Four Penn State students — Chad Althouse, Kevin Cheng, Carolyn Denomme and Thomas Walker — have all been honored by the National Institute of Standards and Technology’s Summer Undergraduate Research Fellowship. The fellowship gives them the chance to spend 12 weeks of this summer, May 22-Aug. 11, conducting research in Gaithersburg, Md., on behalf of the NIST. The fellowship selects approximately 100 students each year from the entire nation and gives them an opportunity to conduct some of the best research with which an undergraduate can be involved.
Althouse, a sophomore majoring in material science and engineering, has already had several research experiences, and believes that his experience helped rise him above the other applicants. The loss of 12 weeks of summer comes as no shock to Althouse since he has spent most of the past three summers conducting research for the U.S. Army, the Department of Defense and the National Science Foundation (NSF). His NSF research program, run through Lehigh University, gave Althouse the opportunity to research not only at Lehigh, but also in Bonn, Germany, an experience that Althouse found extremely interesting. Althouse will be at the NIST SURF Electronics and Electrical Engineering lab this summer conducting his research. After he finishes his undergraduate degree, Althouse wants to pursue his Ph.D. and wants to someday lead a research team of his own.
Cheng, a junior majoring in electrical engineering with a minor in mathematics, said that he was immediately attracted to the program because he views it as a way to gain extremely valuable research experience and as a means to gain important knowledge. Cheng says the writers of his recommendation letters played a crucial role in helping him get the scholarship. He will be conducting his research in the NIST SURF Physics lab this summer, and says that he in incredibly eager to begin working on his project and views this upcoming summer as one of the most important summers of his life. Cheng wants to pursue a master’s degree at Penn State once he graduates, and he would like to someday work as a researcher for either NIST or IBM.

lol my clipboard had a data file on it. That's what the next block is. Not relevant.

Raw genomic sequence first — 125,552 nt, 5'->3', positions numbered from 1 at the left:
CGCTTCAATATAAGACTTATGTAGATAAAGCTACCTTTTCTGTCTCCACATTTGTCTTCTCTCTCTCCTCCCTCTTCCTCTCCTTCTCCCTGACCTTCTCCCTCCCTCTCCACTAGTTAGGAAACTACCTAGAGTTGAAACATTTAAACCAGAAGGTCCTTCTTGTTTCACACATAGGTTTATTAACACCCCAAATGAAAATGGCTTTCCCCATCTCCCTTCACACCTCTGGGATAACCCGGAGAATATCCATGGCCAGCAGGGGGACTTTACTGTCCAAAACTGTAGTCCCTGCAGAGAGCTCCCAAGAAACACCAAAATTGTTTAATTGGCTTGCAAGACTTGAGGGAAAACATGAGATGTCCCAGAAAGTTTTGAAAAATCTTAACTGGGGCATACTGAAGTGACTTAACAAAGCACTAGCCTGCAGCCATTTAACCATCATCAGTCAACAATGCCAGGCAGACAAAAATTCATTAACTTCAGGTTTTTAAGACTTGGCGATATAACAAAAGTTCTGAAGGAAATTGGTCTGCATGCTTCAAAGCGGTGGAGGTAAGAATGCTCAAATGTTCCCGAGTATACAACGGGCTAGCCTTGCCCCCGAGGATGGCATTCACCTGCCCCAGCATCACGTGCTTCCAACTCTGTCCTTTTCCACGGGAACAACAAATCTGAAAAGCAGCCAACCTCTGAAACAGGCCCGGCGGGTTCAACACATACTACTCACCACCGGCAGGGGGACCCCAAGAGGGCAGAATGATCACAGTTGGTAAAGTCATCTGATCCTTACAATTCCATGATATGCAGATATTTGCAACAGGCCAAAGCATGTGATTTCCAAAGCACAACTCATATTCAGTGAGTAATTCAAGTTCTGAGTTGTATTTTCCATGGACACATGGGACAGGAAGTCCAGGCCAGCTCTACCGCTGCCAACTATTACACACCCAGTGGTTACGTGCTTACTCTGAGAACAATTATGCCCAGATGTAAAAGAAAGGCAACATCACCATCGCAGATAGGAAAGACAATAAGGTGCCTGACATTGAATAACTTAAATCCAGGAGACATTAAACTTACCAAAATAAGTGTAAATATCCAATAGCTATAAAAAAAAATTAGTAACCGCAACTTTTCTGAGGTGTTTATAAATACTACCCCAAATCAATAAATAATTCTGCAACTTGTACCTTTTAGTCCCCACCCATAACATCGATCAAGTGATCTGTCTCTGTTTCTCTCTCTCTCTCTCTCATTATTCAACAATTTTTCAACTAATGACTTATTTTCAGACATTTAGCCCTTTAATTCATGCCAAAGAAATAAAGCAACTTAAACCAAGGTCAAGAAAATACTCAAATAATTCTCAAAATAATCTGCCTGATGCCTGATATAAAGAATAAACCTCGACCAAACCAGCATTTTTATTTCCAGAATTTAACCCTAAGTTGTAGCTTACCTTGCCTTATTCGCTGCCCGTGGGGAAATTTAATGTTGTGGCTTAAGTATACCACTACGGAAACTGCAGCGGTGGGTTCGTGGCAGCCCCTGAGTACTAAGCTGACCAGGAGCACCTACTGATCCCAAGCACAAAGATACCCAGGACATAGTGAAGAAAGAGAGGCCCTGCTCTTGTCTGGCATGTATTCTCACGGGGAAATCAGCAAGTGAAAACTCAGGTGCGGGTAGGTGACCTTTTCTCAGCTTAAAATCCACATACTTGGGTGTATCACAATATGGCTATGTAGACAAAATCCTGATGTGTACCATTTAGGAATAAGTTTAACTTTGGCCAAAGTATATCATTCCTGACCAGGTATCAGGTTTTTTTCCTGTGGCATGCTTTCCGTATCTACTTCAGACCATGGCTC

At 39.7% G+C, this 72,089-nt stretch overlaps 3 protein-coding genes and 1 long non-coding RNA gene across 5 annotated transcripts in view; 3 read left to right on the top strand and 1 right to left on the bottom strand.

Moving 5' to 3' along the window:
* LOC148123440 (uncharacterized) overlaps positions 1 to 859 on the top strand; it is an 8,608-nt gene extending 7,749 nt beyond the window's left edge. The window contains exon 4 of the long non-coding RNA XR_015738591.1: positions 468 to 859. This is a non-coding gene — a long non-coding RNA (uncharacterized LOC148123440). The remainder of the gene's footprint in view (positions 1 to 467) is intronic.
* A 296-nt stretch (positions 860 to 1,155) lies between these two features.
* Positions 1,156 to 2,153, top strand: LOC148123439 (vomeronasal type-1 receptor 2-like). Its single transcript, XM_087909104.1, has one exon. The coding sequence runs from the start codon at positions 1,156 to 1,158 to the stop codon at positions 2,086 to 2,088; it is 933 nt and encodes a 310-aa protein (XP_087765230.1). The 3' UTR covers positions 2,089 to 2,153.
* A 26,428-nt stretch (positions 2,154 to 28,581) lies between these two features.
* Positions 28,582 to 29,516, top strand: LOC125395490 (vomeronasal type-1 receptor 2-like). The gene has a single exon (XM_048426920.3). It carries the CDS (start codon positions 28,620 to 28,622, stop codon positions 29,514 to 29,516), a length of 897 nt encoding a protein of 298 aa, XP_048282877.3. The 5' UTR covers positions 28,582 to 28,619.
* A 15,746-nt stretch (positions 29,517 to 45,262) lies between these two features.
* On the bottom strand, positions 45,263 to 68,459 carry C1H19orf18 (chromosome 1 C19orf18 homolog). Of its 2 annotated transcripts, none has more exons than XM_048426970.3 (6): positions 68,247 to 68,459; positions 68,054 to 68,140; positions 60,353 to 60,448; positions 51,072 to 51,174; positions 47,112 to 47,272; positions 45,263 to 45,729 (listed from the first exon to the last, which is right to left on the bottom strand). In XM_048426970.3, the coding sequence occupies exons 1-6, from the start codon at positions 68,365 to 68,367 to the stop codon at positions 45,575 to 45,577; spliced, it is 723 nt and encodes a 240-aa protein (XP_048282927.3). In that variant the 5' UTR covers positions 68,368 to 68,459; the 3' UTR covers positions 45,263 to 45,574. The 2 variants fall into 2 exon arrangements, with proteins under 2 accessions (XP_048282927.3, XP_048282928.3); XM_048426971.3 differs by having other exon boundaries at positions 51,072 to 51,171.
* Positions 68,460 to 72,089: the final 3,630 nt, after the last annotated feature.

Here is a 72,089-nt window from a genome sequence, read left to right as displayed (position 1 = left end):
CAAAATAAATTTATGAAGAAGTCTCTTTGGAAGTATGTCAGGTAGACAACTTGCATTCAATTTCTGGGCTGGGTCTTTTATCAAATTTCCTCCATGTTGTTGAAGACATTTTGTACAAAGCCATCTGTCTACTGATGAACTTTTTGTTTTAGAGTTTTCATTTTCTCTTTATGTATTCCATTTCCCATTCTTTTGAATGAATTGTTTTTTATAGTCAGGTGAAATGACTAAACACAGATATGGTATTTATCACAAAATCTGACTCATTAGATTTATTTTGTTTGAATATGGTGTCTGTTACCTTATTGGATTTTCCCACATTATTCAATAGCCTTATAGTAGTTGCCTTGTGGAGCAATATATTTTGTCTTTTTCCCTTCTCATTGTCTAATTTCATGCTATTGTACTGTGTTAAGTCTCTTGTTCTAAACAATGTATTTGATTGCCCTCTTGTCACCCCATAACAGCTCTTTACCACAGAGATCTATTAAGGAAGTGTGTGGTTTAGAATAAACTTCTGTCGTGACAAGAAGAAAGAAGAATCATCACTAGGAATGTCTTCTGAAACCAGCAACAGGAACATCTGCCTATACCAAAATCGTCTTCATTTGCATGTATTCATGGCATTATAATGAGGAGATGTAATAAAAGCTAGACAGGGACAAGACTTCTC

Denomme, a junior Schreyer Honors College scholar majoring in engineering science with a minor in mechanical engineering, will be researching the magnetic levitation of mass standards in the NIST SURF Manufacturing Engineering lab. Denomme has spent the past four summers working on various research projects and couldn’t be more excited to spend this summer working on a new one. Denomme is president of the Engineering Science Student Council and is the senior campus representative for Apple Computer. With both of Denomme’s parents employed at the University of Kentucky, she found herself hooked on the university way of life from an early age, and now sees academia as a place she could spend her life learning and teaching. Denomme plans to pursue a Ph.D. and wants to someday get a professorial position so that she can have interaction with students, as well as have the ability to keep learning and the opportunity to continue research.
Walker, also a junior Schreyer Honors College scholar majoring in engineering science, wanted to go after the NIST SURF program because of its prestige, its ties to the federal government and his love for developing technology. Walker will be conducting his research at the NIST SURF Electronics and Electrical Engineering lab. He is the commonwealth representative in the Society of Engineering Science, and tries to help students learn about the engineering science major. Walker wants to go after a master’s degree once he graduates and would like to pursue it at Penn State because of his attachment to the great faculty in the Engineering Science Department. Walker wants to end up doing applied research on antenna engineering and electromagnetics and says that a teaching position could prove interesting.
Story by David Anderson, undergraduate intern in the Office of University Fellowships.
From Penn State Live located at http://live.psu.edu/